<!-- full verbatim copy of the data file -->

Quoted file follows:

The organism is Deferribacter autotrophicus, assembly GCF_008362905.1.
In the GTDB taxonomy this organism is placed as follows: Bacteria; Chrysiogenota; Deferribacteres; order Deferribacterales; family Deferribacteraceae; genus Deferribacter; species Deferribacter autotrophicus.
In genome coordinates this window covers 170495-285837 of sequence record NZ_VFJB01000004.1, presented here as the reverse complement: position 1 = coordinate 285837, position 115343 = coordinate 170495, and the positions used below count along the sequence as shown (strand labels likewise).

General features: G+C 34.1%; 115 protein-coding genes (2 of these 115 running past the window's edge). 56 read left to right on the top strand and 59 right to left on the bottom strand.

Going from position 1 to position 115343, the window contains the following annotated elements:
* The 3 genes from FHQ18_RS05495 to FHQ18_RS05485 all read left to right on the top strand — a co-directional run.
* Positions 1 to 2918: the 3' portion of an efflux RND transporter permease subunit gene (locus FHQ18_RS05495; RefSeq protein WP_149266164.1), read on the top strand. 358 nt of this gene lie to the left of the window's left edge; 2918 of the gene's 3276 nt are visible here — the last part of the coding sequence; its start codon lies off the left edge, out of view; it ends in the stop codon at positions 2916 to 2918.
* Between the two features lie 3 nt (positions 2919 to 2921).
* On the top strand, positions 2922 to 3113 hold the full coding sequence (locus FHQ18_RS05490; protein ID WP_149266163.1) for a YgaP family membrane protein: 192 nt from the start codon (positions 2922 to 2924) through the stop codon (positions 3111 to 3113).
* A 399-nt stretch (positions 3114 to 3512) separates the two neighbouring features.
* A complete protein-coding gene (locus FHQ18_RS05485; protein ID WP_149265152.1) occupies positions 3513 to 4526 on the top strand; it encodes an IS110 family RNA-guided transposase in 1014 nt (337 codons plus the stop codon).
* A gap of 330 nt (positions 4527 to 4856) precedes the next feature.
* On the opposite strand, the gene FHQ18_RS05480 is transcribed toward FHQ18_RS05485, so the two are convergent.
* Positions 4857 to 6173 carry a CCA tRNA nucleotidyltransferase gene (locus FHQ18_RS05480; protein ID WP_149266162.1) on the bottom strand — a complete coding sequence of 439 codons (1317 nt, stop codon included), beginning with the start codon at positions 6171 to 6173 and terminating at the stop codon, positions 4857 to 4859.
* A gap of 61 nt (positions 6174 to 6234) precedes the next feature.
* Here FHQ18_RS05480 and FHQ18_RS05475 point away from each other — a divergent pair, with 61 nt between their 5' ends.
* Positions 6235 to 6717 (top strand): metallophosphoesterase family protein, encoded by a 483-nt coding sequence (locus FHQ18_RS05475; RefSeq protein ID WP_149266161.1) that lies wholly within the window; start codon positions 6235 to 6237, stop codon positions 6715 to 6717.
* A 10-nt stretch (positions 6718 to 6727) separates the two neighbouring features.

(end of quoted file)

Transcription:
The organism is Deferribacter autotrophicus, assembly GCF_008362905.1.
In the GTDB taxonomy this organism is placed as follows: Bacteria; Chrysiogenota; Deferribacteres; order Deferribacterales; family Deferribacteraceae; genus Deferribacter; species Deferribacter autotrophicus.
In genome coordinates this window covers 170495-285837 of sequence record NZ_VFJB01000004.1, presented here as the reverse complement: position 1 = coordinate 285837, position 115343 = coordinate 170495, and the positions used below count along the sequence as shown (strand labels likewise).

General features: G+C 34.1%; 115 protein-coding genes (2 of these 115 running past the window's edge). 56 read left to right on the top strand and 59 right to left on the bottom strand.

Going from position 1 to position 115343, the window contains the following annotated elements:
* The 3 genes from FHQ18_RS05495 to FHQ18_RS05485 all read left to right on the top strand — a co-directional run.
* Positions 1 to 2918: the 3' portion of an efflux RND transporter permease subunit gene (locus FHQ18_RS05495; RefSeq protein WP_149266164.1), read on the top strand. 358 nt of this gene lie to the left of the window's left edge; 2918 of the gene's 3276 nt are visible here — the last part of the coding sequence; its start codon lies off the left edge, out of view; it ends in the stop codon at positions 2916 to 2918.
* Between the two features lie 3 nt (positions 2919 to 2921).
* On the top strand, positions 2922 to 3113 hold the full coding sequence (locus FHQ18_RS05490; protein ID WP_149266163.1) for a YgaP family membrane protein: 192 nt from the start codon (positions 2922 to 2924) through the stop codon (positions 3111 to 3113).
* A 399-nt stretch (positions 3114 to 3512) separates the two neighbouring features.
* A complete protein-coding gene (locus FHQ18_RS05485; protein ID WP_149265152.1) occupies positions 3513 to 4526 on the top strand; it encodes an IS110 family RNA-guided transposase in 1014 nt (337 codons plus the stop codon).
* A gap of 330 nt (positions 4527 to 4856) precedes the next feature.
* On the opposite strand, the gene FHQ18_RS05480 is transcribed toward FHQ18_RS05485, so the two are convergent.
* Positions 4857 to 6173 carry a CCA tRNA nucleotidyltransferase gene (locus FHQ18_RS05480; protein ID WP_149266162.1) on the bottom strand — a complete coding sequence of 439 codons (1317 nt, stop codon included), beginning with the start codon at positions 6171 to 6173 and terminating at the stop codon, positions 4857 to 4859.
* A gap of 61 nt (positions 6174 to 6234) precedes the next feature.
* Here FHQ18_RS05480 and FHQ18_RS05475 point away from each other — a divergent pair, with 61 nt between their 5' ends.
* Positions 6235 to 6717 (top strand): metallophosphoesterase family protein, encoded by a 483-nt coding sequence (locus FHQ18_RS05475; RefSeq protein ID WP_149266161.1) that lies wholly within the window; start codon positions 6235 to 6237, stop codon positions 6715 to 6717.
* A 10-nt stretch (positions 6718 to 6727) separates the two neighbouring features.